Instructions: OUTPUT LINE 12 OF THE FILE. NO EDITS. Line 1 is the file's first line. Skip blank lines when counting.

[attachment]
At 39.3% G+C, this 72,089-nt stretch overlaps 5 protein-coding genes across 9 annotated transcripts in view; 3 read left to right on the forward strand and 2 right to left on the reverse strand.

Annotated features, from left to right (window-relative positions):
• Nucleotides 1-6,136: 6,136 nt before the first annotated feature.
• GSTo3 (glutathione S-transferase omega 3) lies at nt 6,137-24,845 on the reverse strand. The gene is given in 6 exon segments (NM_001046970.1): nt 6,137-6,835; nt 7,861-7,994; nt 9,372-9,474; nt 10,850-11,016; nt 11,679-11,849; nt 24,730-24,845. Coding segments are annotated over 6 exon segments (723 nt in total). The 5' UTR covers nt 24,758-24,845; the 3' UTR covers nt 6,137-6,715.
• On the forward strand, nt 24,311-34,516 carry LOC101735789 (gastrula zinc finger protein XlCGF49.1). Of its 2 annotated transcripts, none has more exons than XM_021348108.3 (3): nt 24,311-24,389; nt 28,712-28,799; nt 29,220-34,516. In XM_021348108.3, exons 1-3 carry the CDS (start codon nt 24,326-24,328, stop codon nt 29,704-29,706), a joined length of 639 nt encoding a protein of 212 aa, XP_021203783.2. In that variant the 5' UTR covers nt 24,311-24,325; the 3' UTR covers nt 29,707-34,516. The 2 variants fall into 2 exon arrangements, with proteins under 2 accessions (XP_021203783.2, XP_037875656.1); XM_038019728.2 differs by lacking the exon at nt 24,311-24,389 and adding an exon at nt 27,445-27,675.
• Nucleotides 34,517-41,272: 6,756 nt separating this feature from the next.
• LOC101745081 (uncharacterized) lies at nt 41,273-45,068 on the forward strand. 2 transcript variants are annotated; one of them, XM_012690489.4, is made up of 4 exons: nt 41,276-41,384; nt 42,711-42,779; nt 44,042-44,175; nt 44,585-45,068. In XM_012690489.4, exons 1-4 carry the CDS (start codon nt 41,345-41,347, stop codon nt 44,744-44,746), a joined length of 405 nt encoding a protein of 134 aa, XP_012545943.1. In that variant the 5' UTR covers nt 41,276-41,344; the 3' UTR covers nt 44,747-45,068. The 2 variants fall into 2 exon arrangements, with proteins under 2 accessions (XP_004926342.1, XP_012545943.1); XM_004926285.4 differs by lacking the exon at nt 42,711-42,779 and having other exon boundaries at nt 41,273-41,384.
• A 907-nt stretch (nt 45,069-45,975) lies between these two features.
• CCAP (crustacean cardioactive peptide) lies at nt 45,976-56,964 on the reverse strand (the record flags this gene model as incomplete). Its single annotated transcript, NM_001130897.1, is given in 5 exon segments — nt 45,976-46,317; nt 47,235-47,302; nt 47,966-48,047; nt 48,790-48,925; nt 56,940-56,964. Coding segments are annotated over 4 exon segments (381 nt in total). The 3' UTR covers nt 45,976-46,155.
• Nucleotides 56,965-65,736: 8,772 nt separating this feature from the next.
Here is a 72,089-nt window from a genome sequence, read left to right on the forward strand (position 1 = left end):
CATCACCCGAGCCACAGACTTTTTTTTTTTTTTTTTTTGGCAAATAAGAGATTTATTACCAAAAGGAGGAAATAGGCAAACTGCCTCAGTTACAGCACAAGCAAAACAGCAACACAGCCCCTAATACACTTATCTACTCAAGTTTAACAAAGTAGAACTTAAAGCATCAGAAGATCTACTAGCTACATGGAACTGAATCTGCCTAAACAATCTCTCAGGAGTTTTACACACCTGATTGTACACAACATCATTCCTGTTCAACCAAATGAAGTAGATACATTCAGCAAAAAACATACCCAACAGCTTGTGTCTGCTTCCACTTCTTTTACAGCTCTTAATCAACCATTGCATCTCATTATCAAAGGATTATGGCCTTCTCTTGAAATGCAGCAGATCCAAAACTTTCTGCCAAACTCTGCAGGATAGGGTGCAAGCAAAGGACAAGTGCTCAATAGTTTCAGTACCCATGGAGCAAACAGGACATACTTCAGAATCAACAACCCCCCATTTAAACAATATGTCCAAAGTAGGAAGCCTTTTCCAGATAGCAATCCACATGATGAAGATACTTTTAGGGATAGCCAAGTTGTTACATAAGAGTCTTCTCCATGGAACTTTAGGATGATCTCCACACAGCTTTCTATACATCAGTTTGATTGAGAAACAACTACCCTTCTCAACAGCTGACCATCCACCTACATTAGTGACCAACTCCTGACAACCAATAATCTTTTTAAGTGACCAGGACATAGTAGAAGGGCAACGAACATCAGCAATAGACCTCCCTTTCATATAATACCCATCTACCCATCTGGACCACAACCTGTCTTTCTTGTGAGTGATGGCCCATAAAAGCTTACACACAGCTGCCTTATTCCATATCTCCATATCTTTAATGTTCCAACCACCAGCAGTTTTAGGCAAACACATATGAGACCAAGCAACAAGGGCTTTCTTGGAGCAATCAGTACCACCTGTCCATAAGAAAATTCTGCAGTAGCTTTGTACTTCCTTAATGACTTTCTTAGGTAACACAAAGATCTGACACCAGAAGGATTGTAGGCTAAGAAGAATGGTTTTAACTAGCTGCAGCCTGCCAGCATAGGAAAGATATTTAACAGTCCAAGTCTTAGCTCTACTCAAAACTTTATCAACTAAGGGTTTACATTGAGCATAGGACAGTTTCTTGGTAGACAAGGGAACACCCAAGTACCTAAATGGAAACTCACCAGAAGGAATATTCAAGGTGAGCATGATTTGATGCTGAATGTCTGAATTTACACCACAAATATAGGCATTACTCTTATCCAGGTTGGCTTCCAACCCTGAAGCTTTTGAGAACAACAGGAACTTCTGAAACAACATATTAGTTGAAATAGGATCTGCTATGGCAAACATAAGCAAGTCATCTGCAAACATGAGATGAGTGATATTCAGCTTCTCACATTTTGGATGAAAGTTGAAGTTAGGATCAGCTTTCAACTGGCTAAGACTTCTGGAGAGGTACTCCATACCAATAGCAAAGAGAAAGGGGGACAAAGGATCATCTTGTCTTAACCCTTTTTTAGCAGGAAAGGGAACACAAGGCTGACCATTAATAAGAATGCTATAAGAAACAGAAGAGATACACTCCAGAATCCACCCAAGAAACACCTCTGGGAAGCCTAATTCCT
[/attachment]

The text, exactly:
CATCACCCGAGCCACAGACTTTTTTTTTTTTTTTTTTTGGCAAATAAGAGATTTATTACCAAAAGGAGGAAATAGGCAAACTGCCTCAGTTACAGCACAAGCAAAACAGCAACACAGCCCCTAATACACTTATCTACTCAAGTTTAACAAAGTAGAACTTAAAGCATCAGAAGATCTACTAGCTACATGGAACTGAATCTGCCTAAACAATCTCTCAGGAGTTTTACACACCTGATTGTACACAACATCATTCCTGTTCAACCAAATGAAGTAGATACATTCAGCAAAAAACATACCCAACAGCTTGTGTCTGCTTCCACTTCTTTTACAGCTCTTAATCAACCATTGCATCTCATTATCAAAGGATTATGGCCTTCTCTTGAAATGCAGCAGATCCAAAACTTTCTGCCAAACTCTGCAGGATAGGGTGCAAGCAAAGGACAAGTGCTCAATAGTTTCAGTACCCATGGAGCAAACAGGACATACTTCAGAATCAACAACCCCCCATTTAAACAATATGTCCAAAGTAGGAAGCCTTTTCCAGATAGCAATCCACATGATGAAGATACTTTTAGGGATAGCCAAGTTGTTACATAAGAGTCTTCTCCATGGAACTTTAGGATGATCTCCACACAGCTTTCTATACATCAGTTTGATTGAGAAACAACTACCCTTCTCAACAGCTGACCATCCACCTACATTAGTGACCAACTCCTGACAACCAATAATCTTTTTAAGTGACCAGGACATAGTAGAAGGGCAACGAACATCAGCAATAGACCTCCCTTTCATATAATACCCATCTACCCATCTGGACCACAACCTGTCTTTCTTGTGAGTGATGGCCCATAAAAGCTTACACACAGCTGCCTTATTCCATATCTCCATATCTTTAATGTTCCAACCACCAGCAGTTTTAGGCAAACACATATGAGACCAAGCAACAAGGGCTTTCTTGGAGCAATCAGTACCACCTGTCCATAAGAAAATTCTGCAGTAGCTTTGTACTTCCTTAATGACTTTCTTAGGTAACACAAAGATCTGACACCAGAAGGATTGTAGGCTAAGAAGAATGGTTTTAACTAGCTGCAGCCTGCCAGCATAGGAAAGATATTTAACAGTCCAAGTCTTAGCTCTACTCAAAACTTTATCAACTAAGGGTTTACATTGAGCATAGGACAGTTTCTTGGTAGACAAGGGAACACCCAAGTACCTAAATGGAAACTCACCAGAAGGAATATTCAAGGTGAGCATGATTTGATGCTGAATGTCTGAATTTACACCACAAATATAGGCATTACTCTTATCCAGGTTGGCTTCCAACCCTGAAGCTTTTGAGAACAACAGGAACTTCTGAAACAACATATTAGTTGAAATAGGATCTGCTATGGCAAACATAAGCAAGTCATCTGCAAACATGAGATGAGTGATATTCAGCTTCTCACATTTTGGATGAAAGTTGAAGTTAGGATCAGCTTTCAACTGGCTAAGACTTCTGGAGAGGTACTCCATACCAATAGCAAAGAGAAAGGGGGACAAAGGATCATCTTGTCTTAACCCTTTTTTAGCAGGAAAGGGAACACAAGGCTGACCATTAATAAGAATGCTATAAGAAACAGAAGAGATACACTCCAGAATCCACCCAAGAAACACCTCTGGGAAGCCTAATTCCT